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RE: Shear tranfer from roof diaphragm to shearwalls with eaves?

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Dan,

	When using pre-eng roof trusses (or even rafters and joist for that
matter), you should still provide a continuous load path to the foundation.
I always use blocking between them.  Your shear load is in the diaphragm,
and the only way to get it to the top plate is through blocking.  Another
option is to design your connectors to handle both uplift and lateral
loading simultaneously.  Are your trusses parallel chord or pitched?
	As far as the building size, the Building Code is very specific as to the
minimum requirements for lateral support.


Brian K. Smith, P.E.

> -----Original Message-----
> From: Dan Boltz [mailto:dboltz(--nospam--at)mckinleyassoc.com]
> Sent: Wednesday, November 12, 2003 4:28 PM
> To: SEAINT
> Subject: Shear tranfer from roof diaphragm to shearwalls with eaves?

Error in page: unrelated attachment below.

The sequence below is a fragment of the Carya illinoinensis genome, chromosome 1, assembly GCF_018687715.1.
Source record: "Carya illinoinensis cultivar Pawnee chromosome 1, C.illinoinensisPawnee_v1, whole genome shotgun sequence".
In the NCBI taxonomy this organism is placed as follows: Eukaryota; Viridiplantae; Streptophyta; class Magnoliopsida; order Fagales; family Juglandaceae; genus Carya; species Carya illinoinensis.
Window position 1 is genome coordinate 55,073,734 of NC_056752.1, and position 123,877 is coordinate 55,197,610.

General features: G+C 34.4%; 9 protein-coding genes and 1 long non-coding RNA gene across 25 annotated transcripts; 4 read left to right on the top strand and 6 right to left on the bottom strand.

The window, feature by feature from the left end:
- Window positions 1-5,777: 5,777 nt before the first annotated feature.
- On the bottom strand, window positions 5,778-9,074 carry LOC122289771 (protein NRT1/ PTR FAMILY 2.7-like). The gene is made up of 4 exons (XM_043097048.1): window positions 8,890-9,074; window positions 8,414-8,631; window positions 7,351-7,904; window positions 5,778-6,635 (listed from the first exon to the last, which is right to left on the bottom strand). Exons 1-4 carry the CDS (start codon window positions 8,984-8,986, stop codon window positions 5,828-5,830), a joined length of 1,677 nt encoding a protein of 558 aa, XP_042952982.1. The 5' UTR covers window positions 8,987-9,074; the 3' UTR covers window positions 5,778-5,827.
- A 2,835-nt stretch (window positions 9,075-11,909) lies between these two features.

>
>
> When pre-engineered wood roof trusses are shown with a 1'6" eave, is
> blocking required above the shearwall to transfer the horizontal
> load out of
> the roof panels/diaphragm?  The eave currently shown has a non-standard
> height above the shearwall location so the blocking would have to
> be cut to
> the required size.
>
> The standard detail I'm referring to is on page 744 of "Design of Wood
> Structures" by Breyer, 3rd Edition.
>
> Also, two of the buildings I'm designing are approximately 40' x 80'
> rectangular single story buildings.  I'm being told that I shouldn't worry
> about the horizontal shear and that shearwalls aren't required or the
> blocking I'm referring to above!  Am I missing something here?  I
> know there
> is a lot of redundancy in the wall panels, but I was taught to ensure a
> proper load path from the horizontal diaphragms to the vertical shear
> elements into the foundation.
>
> Thanks.
>
>
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